Marquette continues progress toward becoming Hispanic Serving Institution

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Photo by Maria Crenshaw

Brian Troyer, dean of admissions, said students have other options now that physical tours are not available.

Eleven years ago, in the fall semester of 2009, nearly 600 students who identified themselves as Hispanic or Latino attended Marquette as undergraduates. After the most recent fall semester, that number is now over 1,400 Hispanic and Latino students.

“It’s very important for me to see Hispanics at Marquette,” Carlos Alba, a first-year in the College of Education, said. Alba said he identifies as a Hispanic student.

“Marquette has definitely opened my eyes and has allowed me to cherish my culture,” he said. “Coming to a school that’s majority Caucasian, all of a sudden, my culture becomes so important to me.”

With the increasing number of Hispanics and Latinos on campus, Marquette is working toward becoming a Hispanic Serving Institution. This was stated in a recent email by Provost Kimo Ah-Yun sent to faculty and staff.

“(Marquette) continues to make progress toward achieving the Hispanic Serving Institution Designation,” Ah-Yun said in the email. “In the past five years, the number of Hispanic students being educated at Marquette has grown by over 50% and has doubled in the past five years.”

The term HSI is a federal designation that is given to two-year and four-year institutions that enroll a significant amount of low-income students and have a Hispanic population of at least 25%. This is in accordance with the Higher Education Act. The act, according to the American Association of Collegiate Registrars and Admissions Officers’ official website, is legislation that provides resources to universities to provide financial assistance for students pursuing higher education.

According to a 2018 report by the American Council on Education, four-year HSI institutions helped students who came from the lowest income percentile come to the top income percentile after graduation at faster rates than institutions who did not have the designation.

In the United States alone, data from the Hispanic Association of Colleges and Universities website states that there are over 500 HSI designated universities. Some of the universities on this list include Roosevelt University, Cambridge University and Arizona State University. Marquette would not be the first Jesuit university listed as St. Peters University in New Jersey became an HSI more than 20 years ago, Jacki Black, associate director of Hispanic Initiatives, said. Black also said Marquette would not be the first HSI in Wisconsin as Alverno College became an HSI previously.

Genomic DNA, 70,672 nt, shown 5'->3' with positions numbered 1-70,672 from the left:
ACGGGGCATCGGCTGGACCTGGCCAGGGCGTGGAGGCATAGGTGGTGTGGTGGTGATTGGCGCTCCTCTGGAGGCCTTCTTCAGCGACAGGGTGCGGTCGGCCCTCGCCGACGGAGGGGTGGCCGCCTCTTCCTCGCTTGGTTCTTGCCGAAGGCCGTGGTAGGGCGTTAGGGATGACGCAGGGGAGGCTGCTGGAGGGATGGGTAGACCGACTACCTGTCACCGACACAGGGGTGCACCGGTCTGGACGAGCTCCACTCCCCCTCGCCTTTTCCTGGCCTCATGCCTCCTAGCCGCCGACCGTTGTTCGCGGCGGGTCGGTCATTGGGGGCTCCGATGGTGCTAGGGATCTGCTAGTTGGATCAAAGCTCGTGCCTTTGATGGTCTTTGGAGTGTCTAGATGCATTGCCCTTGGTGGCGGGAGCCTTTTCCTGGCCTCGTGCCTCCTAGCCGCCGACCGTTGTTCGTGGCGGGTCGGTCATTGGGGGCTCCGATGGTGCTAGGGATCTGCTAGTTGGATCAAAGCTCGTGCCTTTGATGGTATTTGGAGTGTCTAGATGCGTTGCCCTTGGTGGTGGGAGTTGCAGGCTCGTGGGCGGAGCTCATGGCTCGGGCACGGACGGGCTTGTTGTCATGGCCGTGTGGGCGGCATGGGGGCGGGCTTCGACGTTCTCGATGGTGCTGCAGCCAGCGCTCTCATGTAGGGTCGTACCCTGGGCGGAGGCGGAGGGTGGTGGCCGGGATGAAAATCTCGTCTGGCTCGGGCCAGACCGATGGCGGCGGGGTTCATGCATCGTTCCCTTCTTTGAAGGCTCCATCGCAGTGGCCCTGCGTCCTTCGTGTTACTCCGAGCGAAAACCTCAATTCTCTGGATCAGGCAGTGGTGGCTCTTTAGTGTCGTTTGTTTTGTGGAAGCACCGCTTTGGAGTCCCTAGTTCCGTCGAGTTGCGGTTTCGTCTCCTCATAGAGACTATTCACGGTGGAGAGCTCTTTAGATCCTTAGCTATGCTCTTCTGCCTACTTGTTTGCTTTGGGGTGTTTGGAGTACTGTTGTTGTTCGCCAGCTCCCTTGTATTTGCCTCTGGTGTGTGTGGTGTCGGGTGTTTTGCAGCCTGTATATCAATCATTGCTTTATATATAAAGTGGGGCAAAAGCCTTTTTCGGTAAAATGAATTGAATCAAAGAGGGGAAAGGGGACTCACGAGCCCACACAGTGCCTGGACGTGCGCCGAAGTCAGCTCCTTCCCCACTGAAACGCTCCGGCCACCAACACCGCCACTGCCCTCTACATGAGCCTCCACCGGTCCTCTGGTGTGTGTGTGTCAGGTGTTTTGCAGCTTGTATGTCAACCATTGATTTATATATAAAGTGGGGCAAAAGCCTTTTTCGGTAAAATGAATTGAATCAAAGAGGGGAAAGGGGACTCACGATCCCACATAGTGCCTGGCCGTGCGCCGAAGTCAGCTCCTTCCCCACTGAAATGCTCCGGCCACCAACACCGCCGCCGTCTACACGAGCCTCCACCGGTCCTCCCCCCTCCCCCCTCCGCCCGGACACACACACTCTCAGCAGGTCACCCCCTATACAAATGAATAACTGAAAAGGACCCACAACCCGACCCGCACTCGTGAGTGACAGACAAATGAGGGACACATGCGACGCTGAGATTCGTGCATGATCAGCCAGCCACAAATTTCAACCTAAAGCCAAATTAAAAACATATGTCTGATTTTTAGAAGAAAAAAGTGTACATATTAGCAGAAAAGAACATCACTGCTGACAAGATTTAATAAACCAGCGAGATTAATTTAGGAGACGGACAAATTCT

In fall 2018, Loyola University’s first-year class was 18% Hispanic students, according to its website. DePaul University’s 2018 first year class was 21.6% Hispanic/Latino, according to its website.

As for the progress Marquette is making, data from Marquette’s Office of Institutional Research, states that Hispanic/Latino student attendance in the 2009 fall semester was 6% of the student body, and has risen to 12% during the 2019 fall semester.

“Diversity benefits everyone and promotes innovation,” Black said in an email. “The more ideas and perspectives we can bring to campus, the better poised we are to solve the complex problems of living in a globally interconnected society.”

The HSI designation can also provide financial support to the university as well. It would allow Marquette to receive “Title V Benefits,”  which are federal funds that are given to certain colleges and universities that help improve education and create beneficial programs for all students at HSIs, Black said.

Black said these funds help “expand and enhance the academic offerings, program quality, and institutional stability,” therefore benefiting the institution as a whole.

Brian Troyer, dean of admissions, said though this goal seems like a huge milestone, there will always still be work to do.

“This is never going to be a box that we check off,” Troyer said. “Even if we achieve this HSI designation, our work will not be done.”

A previous version of this story incorrectly stated that Marquette would be the first Jesuit university and first university in Wisconsin to become an HSI if it were to become one. St. Peters University in New Jersey was the first Jesuit university to become an HSI and Alverno College was the first in Wisconsin. The story also incorrectly stated that “Title V benefits” are federal funds that can help create beneficial programs designated for Hispanic students, when the funds are designed to improve HSIs for all students. The Wire regrets these errors. 

This story was written by Ben Wells. He can be reached at benjamin.wells@marquette.edu.